Jon Dale, Chesterfield Socialist Party

A slice of pizza and a bacon butty was all Wincanton bosses thought workers deserved in reward for working throughout the pandemic. 460 Unite members are now on strike at Worksop, North Nottinghamshire, the main warehousing and logistics site for B&Q.

Unite senior reps Patrick McGrath and Dave Staniforth outlined the background:

“Workers are demanding a cost-of-living pay rise – not the 4% offered, a pay cut in real terms. They are also fighting management’s attempt to undermine their union. Reps have been threatened with false disciplinaries, and redundancy, and bosses even tried to pay off a senior rep to leave.

“In the past the union has got agency workers paid at the same rate as new starters, £9.96 an hour instead of minimum wage. Kingfisher (B&Q’s parent company) and Wincanton have seen massive profit increases in the past year. The workers who have made this possible are determined to win.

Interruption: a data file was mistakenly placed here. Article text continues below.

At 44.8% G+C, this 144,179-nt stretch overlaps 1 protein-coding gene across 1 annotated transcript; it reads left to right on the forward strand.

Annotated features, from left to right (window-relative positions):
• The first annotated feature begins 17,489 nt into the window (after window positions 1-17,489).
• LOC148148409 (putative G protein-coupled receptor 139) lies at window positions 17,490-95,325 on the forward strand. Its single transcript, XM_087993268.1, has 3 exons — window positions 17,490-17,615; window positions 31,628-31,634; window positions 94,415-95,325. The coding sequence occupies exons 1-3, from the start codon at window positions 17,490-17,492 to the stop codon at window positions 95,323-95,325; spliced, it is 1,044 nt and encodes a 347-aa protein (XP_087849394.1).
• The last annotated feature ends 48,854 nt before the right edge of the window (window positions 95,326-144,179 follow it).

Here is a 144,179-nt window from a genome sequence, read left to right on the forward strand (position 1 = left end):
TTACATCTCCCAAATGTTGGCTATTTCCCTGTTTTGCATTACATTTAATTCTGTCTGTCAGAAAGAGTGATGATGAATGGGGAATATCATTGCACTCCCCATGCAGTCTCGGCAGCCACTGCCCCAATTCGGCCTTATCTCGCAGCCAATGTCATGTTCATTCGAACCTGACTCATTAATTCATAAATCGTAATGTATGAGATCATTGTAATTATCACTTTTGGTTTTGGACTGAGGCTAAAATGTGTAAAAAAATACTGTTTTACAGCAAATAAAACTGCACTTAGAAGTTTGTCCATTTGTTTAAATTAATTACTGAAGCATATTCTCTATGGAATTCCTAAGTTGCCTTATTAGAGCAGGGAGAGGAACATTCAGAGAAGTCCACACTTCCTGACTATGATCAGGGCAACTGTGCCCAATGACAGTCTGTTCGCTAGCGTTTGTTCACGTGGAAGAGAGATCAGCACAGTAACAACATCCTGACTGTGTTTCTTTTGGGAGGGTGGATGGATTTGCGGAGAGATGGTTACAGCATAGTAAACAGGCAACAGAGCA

“They plan a week on strike followed by a week’s overtime ban, running up to Christmas. If the company hasn’t conceded by then, there may be an all-out strike in the New Year – normally the busiest time. B&Q stores will start running out of some lines by next week.

“Over 100 have been present at times on the 24-hour picket line, on the site of the former Manton Colliery. The last time mass pickets were here was the 1984-85 miners’ strike. Police have not been seen this time, except for one patrol car that stopped to find out what was going on – and then wished the pickets good luck – very different to the mass police presence last time!”